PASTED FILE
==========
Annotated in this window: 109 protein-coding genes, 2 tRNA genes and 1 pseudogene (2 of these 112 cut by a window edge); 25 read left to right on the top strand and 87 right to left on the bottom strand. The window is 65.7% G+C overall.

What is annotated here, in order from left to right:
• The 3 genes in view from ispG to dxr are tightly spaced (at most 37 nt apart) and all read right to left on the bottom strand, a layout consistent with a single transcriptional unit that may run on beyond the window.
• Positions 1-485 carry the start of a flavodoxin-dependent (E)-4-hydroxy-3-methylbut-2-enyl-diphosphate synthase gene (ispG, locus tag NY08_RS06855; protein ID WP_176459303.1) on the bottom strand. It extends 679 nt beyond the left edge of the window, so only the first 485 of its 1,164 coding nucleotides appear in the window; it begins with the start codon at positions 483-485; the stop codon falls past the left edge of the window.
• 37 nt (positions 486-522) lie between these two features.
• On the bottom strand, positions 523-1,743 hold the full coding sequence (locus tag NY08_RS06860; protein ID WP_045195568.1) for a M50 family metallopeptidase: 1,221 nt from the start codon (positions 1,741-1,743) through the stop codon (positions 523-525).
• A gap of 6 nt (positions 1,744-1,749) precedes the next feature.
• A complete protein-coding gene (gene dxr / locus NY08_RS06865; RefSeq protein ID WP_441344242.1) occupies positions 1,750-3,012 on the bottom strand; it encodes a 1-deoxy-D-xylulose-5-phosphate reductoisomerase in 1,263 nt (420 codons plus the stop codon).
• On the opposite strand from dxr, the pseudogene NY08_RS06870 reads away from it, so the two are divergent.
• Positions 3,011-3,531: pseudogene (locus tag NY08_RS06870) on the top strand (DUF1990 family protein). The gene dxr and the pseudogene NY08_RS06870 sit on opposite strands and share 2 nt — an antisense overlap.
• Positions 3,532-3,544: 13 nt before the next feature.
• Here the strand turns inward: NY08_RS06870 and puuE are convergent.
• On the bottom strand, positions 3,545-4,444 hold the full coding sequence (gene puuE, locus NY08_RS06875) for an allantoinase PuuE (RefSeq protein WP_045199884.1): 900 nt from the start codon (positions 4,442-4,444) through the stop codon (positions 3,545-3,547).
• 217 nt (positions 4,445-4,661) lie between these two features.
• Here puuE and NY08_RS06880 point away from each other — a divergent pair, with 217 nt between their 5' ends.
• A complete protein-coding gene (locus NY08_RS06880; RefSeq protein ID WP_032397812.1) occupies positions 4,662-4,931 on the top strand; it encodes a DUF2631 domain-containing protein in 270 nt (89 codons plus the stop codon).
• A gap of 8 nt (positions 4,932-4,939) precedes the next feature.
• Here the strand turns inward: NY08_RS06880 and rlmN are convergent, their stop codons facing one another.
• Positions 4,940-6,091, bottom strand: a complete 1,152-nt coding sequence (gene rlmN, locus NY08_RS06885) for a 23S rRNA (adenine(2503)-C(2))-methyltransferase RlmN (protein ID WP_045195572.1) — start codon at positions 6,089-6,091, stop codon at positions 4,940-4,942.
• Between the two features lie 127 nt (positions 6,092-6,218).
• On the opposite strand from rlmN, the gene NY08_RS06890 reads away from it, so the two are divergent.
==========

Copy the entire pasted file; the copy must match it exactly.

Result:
Annotated in this window: 109 protein-coding genes, 2 tRNA genes and 1 pseudogene (2 of these 112 cut by a window edge); 25 read left to right on the top strand and 87 right to left on the bottom strand. The window is 65.7% G+C overall.

What is annotated here, in order from left to right:
• The 3 genes in view from ispG to dxr are tightly spaced (at most 37 nt apart) and all read right to left on the bottom strand, a layout consistent with a single transcriptional unit that may run on beyond the window.
• Positions 1-485 carry the start of a flavodoxin-dependent (E)-4-hydroxy-3-methylbut-2-enyl-diphosphate synthase gene (ispG, locus tag NY08_RS06855; protein ID WP_176459303.1) on the bottom strand. It extends 679 nt beyond the left edge of the window, so only the first 485 of its 1,164 coding nucleotides appear in the window; it begins with the start codon at positions 483-485; the stop codon falls past the left edge of the window.
• 37 nt (positions 486-522) lie between these two features.
• On the bottom strand, positions 523-1,743 hold the full coding sequence (locus tag NY08_RS06860; protein ID WP_045195568.1) for a M50 family metallopeptidase: 1,221 nt from the start codon (positions 1,741-1,743) through the stop codon (positions 523-525).
• A gap of 6 nt (positions 1,744-1,749) precedes the next feature.
• A complete protein-coding gene (gene dxr / locus NY08_RS06865; RefSeq protein ID WP_441344242.1) occupies positions 1,750-3,012 on the bottom strand; it encodes a 1-deoxy-D-xylulose-5-phosphate reductoisomerase in 1,263 nt (420 codons plus the stop codon).
• On the opposite strand from dxr, the pseudogene NY08_RS06870 reads away from it, so the two are divergent.
• Positions 3,011-3,531: pseudogene (locus tag NY08_RS06870) on the top strand (DUF1990 family protein). The gene dxr and the pseudogene NY08_RS06870 sit on opposite strands and share 2 nt — an antisense overlap.
• Positions 3,532-3,544: 13 nt before the next feature.
• Here the strand turns inward: NY08_RS06870 and puuE are convergent.
• On the bottom strand, positions 3,545-4,444 hold the full coding sequence (gene puuE, locus NY08_RS06875) for an allantoinase PuuE (RefSeq protein WP_045199884.1): 900 nt from the start codon (positions 4,442-4,444) through the stop codon (positions 3,545-3,547).
• 217 nt (positions 4,445-4,661) lie between these two features.
• Here puuE and NY08_RS06880 point away from each other — a divergent pair, with 217 nt between their 5' ends.
• A complete protein-coding gene (locus NY08_RS06880; RefSeq protein ID WP_032397812.1) occupies positions 4,662-4,931 on the top strand; it encodes a DUF2631 domain-containing protein in 270 nt (89 codons plus the stop codon).
• A gap of 8 nt (positions 4,932-4,939) precedes the next feature.
• Here the strand turns inward: NY08_RS06880 and rlmN are convergent, their stop codons facing one another.
• Positions 4,940-6,091, bottom strand: a complete 1,152-nt coding sequence (gene rlmN, locus NY08_RS06885) for a 23S rRNA (adenine(2503)-C(2))-methyltransferase RlmN (protein ID WP_045195572.1) — start codon at positions 6,089-6,091, stop codon at positions 4,940-4,942.
• Between the two features lie 127 nt (positions 6,092-6,218).
• On the opposite strand from rlmN, the gene NY08_RS06890 reads away from it, so the two are divergent.